People want to hold whatever beliefs that they choose to hold and give no account for them other than to assert their right to hold whatever beliefs they choose and to insist that they must be tolerated in doing so by all others.

One of the accepted beliefs is that of tolerance as a value of the highest social importance.  Tolerance is a value expounded upon in a post modern culture as supportive of the relativism that is an essential component of the post modern epistemology, metaphysics and ethics.  Tolerance is not to be questioned as a value as it is promoted as a cornerstone to a desirable social arrangement.

Yet tolerance itself is a disvalue as post modernists would have promoted it.  Tolerance is not respect.  To be tolerant is to put up with something.  It does not include accepting it or considering it as valuable or worthy.  Tolerance of people and beliefs is promoted but it is misguided and harmful whenever to be tolerant of behaviors and ideas would hurt individuals and groups in physical and emotional ways.

Those who advocate tolerance cannot possibly be sincere in doing so.  This is so because they do not advocate being tolerant of:

  • Rapists
  • Murderers
  • Child molesters
  • Racists
  • Misogynists
  • Intolerant Groups and Individuals

They cannot be tolerant of such people and expect their promotion of tolerance to be accepted by others.

Post modern pluralists continue to promote tolerance as if it were unqualified for they do not and expect no one else will subject their promotion to critical examination for such an examination would not be popular or “politically correct”. They continue to promote tolerance as if it were unqualified for they do not hold careful and critical thought as being valuable as they believe that such thought challenges relativism.  They also mistakenly believe that critical thinking is somehow intolerant of individuals, groups and behaviors and beliefs they wish to have accepted.  The formal educational system promotes an uncritical tolerance and the belief in such and value of such.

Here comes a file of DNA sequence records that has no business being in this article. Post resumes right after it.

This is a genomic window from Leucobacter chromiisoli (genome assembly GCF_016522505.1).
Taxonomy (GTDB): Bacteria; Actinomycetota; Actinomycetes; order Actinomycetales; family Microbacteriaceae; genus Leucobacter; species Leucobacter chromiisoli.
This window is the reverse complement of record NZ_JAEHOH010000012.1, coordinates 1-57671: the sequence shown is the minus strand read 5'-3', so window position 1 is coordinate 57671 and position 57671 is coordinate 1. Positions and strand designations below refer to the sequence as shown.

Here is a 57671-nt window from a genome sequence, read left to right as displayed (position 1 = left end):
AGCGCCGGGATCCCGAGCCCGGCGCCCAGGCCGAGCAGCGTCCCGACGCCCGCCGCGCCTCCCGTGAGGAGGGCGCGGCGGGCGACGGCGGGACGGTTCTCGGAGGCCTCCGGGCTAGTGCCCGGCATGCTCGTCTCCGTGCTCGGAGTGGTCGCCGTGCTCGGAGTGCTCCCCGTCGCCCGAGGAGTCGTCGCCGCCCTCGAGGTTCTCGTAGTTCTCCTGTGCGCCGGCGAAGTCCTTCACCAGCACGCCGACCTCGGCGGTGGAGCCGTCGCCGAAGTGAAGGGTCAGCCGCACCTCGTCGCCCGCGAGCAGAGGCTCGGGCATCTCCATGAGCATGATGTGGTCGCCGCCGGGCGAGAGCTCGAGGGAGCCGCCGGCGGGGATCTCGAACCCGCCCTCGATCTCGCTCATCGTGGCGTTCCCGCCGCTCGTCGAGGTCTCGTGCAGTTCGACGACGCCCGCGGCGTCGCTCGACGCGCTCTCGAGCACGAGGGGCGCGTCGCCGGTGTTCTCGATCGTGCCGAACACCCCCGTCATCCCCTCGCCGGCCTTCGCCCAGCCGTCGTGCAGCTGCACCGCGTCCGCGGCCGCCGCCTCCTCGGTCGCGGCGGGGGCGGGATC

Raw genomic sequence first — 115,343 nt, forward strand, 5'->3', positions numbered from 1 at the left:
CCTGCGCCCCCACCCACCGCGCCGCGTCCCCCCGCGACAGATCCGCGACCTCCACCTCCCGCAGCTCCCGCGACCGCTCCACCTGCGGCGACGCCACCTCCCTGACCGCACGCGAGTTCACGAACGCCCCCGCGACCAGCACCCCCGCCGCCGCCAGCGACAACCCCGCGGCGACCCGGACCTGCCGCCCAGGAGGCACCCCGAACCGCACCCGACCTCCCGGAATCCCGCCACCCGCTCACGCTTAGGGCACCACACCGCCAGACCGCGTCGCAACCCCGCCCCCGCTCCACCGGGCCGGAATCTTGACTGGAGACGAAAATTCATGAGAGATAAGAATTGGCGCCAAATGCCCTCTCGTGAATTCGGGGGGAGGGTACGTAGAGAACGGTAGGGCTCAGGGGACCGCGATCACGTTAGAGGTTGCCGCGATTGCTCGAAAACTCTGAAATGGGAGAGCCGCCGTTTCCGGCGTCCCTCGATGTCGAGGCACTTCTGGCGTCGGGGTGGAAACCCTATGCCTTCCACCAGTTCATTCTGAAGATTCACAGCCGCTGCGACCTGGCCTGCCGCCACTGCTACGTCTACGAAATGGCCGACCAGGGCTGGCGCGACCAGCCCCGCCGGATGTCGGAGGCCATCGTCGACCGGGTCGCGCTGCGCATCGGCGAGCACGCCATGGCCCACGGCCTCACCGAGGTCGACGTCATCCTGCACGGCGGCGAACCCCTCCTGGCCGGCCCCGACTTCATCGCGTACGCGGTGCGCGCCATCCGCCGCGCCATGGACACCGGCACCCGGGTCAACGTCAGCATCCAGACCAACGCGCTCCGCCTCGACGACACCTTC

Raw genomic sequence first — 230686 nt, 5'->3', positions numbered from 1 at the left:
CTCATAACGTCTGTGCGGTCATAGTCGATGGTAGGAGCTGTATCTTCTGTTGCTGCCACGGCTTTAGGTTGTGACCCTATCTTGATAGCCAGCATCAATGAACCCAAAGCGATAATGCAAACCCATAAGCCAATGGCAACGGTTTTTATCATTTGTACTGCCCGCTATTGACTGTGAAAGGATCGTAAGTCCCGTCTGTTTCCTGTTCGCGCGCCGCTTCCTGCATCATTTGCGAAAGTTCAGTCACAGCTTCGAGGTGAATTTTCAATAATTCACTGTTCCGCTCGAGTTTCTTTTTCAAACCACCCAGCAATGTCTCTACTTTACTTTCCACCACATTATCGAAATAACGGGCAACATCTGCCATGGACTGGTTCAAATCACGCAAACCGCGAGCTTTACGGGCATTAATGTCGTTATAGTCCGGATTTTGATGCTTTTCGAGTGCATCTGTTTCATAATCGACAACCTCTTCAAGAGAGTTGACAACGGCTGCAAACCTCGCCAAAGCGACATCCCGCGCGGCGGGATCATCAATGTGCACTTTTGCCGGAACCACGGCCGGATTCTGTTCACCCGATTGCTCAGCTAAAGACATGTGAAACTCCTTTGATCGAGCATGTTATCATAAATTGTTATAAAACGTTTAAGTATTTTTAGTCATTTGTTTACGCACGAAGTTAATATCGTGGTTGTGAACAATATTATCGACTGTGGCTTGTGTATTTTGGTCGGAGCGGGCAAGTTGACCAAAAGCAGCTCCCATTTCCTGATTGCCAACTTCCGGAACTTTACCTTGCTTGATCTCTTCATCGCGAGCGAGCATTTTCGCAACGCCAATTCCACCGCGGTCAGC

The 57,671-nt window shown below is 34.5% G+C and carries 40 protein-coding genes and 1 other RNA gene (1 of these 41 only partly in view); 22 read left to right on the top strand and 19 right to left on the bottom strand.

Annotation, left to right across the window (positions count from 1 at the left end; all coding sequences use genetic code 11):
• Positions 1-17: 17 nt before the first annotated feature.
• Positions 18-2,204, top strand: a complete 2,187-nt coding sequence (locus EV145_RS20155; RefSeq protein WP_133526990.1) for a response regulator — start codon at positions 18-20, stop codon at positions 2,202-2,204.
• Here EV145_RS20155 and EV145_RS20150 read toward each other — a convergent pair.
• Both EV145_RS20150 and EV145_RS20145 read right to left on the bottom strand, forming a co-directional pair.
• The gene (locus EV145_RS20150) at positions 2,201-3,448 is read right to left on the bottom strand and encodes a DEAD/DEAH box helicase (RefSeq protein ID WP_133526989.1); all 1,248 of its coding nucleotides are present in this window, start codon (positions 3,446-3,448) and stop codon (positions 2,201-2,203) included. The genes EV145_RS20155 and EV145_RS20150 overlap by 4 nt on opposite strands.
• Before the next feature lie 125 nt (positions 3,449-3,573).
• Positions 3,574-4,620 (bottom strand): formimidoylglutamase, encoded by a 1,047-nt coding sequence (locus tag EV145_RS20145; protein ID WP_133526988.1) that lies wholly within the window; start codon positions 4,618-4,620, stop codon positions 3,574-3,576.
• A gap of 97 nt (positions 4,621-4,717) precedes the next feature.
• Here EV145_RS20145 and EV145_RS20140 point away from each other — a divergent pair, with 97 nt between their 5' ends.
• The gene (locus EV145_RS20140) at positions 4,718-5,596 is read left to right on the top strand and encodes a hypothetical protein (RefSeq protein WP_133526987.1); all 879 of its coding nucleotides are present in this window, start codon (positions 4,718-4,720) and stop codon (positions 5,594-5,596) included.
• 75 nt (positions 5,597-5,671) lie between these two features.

Most folks think very little about Philosophy.  Of those who do many have some erroneous ideas about the discipline and its history.  One of the most troublesome, for Philosophers, of the mistaken ideas is that it is about opinions.  This idea when followed by the ideas that opinions are all humans have with which to think and all opinions are pretty much of equal value, these two ideas run directly opposed to what philosophers are attempting to do.  Philosophers quest after wisdom, which for John Dewey, is the quest to use what we know to gain what we most value.  Philosophers do this by using critical thinking concerning all that humans claim to know and to value.  This quickly becomes a quite involved process, examining the meaning of the word “knowledge” and other ideas such as; reality, truth, certainty, and value, among many other basic terms.  Philosophers take positions on the questions, issues and problems faced by the most critical of thinkers examining the most basic concerns that humans can entertain with thoughtful reflection.

Philosophers use critical thinking and reason and evidence to support the claims that they make and the positions that they hold.  This is quite different than merely making a claim , a statement, which is supported by nothing and thus an expression of the speaker’s opinion.  Philosophers are willing to examine all claims and all positions with their supporting reasoning and evidence.  They examine it looking for any flaws or problems.  They want the most satisfactory, and at times satisfying answers and solutions, to the questions and problems.